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The Bachelor of Arts in Special Education offers a mostly-online format, with occasional face-to-face intensives, allowing adult learners the flexibility to meet requirements on the job and finish their degree efficiently.

You need to have 60 credits to start this program. Your enrollment counselor can help you explore your options for obtaining credits, including taking courses in our associate degree programs.

Online

Mostly Online

You'll complete over 80% of your coursework online.

Location: Online

Start Dates: Spring 2019, Summer 2019, and Spring 2020

Blended

Partially Online

Courses will be a mix of online and face to face sessions. You'll complete over half of your coursework online.

Location: St. Paul

Start Dates: Spring 2019, Summer 2019, and Fall 2019

Total Credits

66

Finish in as Few as

30 months

Courses

  • Foundations in Education (EDUC321)

    Introduction to the teaching profession and focus on influences shaping education. History, philosophy, psychology, sociology, legal matters, reform, and other current education issues. Student mental health and impact of chemicals in student lives, families, and schools. Personal growth planning, collaboration, and connection between professional responsibilities and personal faith and values.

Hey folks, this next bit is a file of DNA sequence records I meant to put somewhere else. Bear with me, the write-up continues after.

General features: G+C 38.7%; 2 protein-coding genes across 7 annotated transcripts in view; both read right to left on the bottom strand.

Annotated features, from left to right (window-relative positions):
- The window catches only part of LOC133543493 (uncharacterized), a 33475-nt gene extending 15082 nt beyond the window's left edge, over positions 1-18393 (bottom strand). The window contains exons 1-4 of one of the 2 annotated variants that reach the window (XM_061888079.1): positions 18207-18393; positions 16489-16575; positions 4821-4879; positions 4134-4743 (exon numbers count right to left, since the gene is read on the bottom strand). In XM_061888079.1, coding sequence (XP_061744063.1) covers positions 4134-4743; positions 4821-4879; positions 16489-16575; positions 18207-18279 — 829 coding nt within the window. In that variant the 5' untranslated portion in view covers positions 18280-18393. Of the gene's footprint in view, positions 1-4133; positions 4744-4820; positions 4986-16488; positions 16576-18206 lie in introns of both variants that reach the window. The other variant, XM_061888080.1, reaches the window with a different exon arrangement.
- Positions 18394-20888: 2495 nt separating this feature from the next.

3 credits

  • Educational Psychology (EDUC324)

    Identification of different approaches to K-12 students development, learning, performance, and critical elements needed to structure an effective learning environment. Synthesis of early assessment theory and current issues. Description of theories that influence learning and behavior related to the learning environment. Integration of Christian or personal faith perspective of learning.

    4 credits

  • General Methods of Instruction (EDUC326)

    Development of effective lesson plans that include all required components. Creation of effective long-range plans, assessments, and evaluations. Integration of a variety of instructional strategies within lesson plans to meet student needs. Identification of appropriate data practices related to student assessment and progress.

    3 credits

  • Educational Equity (EDUC363)

    Identification of various groups in American communities and how to foster communication. Analysis of Minnesota-based American Indian tribes. Description of biases, discrimination, prejudices, racism, and sexism in the classroom and the influence personal identity has on student learning. Evaluation of the effects that various diversity factors have in the classroom.

    3 credits

  • Classroom Technology (EDUC368)